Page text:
McDonough at the time attributed the difficulties to the challenge of achieving adoption with a novel and disruptive technology. He also noted an evolving approval process for adopting new diagnostic tests at hospitals and hospital systems, as well as tweaks the company was making to its sales process.

But, McDonough told GenomeWeb this week that he believes issues related to the technology and test adoption are now in the past.

Data and pipeline

Meanwhile, at the Diagnostic Tests for Lyme Disease Conference in Cold Spring Harbor Laboratory, New York, this week, T2's Chief Scientific Officer Tom Lowery presented limit of detection data for panels that run on the firm's platform. Lowry, reporting results for the T2Lyme panel, said it detected Borrelia — the bacteria that causes Lyme disease — from patient samples at early stages of the disease with limit of detection of less than 10 cells/mL.

Lowery also reported limit of detection data at the conference for the T2Bacteria panel of less than 5 CFU/mL. Limit of detection data of less than 5 CFU/mL had been previously reported for T2Candida.

"We've demonstrated that we were detecting 95 percent of the infections when there were only 5 cells per mL in the blood stream," McDonough said. "That's a really big deal because we should be able to pick up a very large number of infections that are being missed [with current test technologies], and our time to result is on the order of three to five hours."

Lyme disease frequently goes unnoticed for 30 days, until traditional tests detect changes in the immune response to the disease, he said. For effective treatment, patients need to receive the correct therapy as early as 21 days from infection.

A technology such as the T2MR that requires no blood culture and has rapid turnaround is essential in the case of Lyme disease and sepsis detection, McDonough said.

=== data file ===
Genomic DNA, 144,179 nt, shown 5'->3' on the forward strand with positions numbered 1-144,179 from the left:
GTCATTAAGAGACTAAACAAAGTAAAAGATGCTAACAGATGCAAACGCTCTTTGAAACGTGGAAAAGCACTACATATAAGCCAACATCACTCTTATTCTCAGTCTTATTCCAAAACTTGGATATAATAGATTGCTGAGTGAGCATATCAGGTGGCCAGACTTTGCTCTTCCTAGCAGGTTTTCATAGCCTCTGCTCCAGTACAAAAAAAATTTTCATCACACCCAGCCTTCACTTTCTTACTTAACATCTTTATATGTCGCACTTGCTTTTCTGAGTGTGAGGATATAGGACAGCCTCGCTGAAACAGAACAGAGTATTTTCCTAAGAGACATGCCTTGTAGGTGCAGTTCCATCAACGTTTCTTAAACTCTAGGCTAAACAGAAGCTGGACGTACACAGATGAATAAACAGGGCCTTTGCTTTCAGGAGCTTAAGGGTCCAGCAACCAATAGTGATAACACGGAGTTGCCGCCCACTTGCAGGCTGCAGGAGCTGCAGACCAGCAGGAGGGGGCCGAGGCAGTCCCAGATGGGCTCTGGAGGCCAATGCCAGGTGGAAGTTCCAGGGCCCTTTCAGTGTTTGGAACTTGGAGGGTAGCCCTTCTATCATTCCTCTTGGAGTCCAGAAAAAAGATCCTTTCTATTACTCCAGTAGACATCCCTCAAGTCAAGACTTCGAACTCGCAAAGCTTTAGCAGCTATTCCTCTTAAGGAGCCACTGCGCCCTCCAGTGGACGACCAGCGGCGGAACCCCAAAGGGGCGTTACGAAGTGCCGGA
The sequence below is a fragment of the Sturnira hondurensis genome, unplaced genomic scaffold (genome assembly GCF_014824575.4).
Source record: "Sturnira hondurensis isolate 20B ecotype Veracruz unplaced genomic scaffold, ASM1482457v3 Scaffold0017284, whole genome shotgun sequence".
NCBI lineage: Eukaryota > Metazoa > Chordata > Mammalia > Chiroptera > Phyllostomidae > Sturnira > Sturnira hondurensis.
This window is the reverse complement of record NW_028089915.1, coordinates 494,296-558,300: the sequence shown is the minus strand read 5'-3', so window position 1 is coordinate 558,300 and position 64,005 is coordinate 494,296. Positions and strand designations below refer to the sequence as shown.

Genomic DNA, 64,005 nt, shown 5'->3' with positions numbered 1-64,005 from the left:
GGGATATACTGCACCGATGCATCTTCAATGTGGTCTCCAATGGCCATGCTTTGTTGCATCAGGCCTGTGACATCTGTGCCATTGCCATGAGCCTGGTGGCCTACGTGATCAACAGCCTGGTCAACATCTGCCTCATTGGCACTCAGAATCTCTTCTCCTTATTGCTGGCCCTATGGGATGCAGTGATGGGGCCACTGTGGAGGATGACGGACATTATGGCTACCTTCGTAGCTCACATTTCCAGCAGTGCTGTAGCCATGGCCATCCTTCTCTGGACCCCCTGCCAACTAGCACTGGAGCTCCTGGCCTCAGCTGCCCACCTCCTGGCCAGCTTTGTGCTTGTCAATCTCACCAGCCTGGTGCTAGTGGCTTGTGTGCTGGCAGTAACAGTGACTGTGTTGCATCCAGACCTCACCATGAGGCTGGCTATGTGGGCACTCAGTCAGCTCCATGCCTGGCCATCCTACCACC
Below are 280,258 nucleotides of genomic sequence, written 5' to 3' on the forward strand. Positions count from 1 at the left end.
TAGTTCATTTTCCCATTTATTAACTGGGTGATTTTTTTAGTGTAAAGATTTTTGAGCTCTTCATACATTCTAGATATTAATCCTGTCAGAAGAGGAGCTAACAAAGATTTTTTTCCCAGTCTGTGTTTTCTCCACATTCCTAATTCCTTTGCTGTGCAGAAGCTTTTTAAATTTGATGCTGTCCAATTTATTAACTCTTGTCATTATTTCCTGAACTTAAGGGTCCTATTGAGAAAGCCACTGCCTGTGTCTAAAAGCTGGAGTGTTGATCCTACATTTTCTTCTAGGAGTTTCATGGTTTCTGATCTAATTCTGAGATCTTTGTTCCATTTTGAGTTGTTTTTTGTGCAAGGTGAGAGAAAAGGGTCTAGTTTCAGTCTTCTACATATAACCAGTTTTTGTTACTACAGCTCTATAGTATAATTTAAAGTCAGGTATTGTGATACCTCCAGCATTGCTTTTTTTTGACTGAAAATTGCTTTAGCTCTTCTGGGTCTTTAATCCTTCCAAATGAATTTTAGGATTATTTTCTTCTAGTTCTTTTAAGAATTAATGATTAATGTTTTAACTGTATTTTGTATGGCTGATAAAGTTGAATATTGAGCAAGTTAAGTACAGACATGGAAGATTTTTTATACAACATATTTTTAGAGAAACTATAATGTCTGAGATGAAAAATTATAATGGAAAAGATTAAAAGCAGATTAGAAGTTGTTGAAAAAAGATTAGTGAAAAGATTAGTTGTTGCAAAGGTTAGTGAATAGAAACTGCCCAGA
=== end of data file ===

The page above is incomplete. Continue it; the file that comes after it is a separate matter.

"In the case of Borrelia, the bacteria that causes Lyme disease, you can't culture the cells because you can't make them grow," McDonough added. "Even if the test took two to three days it would be okay because you have 21 days to get to therapy."

The T2Bacteria bacterial sepsis test is the next product in the company pipeline due for commercialization. "We're on track to complete all of the work required to submit an application for market clearance to the FDA in mid-2017," McDonough told GenomeWeb. "The investment of capital by Canon takes us way beyond the commercial launch of that product and others."

McDonough also said that he expects the company will soon have a timeline for submission to the FDA for clearance of the Lyme disease panel.

According to the US Centers for Disease Control and Prevention, Lyme disease is the most commonly reported vector-borne illness in the US. By CDC estimates, the number of people diagnosed with Lyme disease in the US, based on medical claims information from a large insurance database, is around 329,000 annually.

Recognizing the opportunity in Lyme disease testing, in June, Oxford Immunotec agreed to acquire substantially all of Imugen's assets in a transaction worth $22.2 million in cash. Imugen's PCR tests detect the presence or absence of causative organisms of not only Lyme disease, but also babesiosis, anaplasmosis, and ehrlichiosis.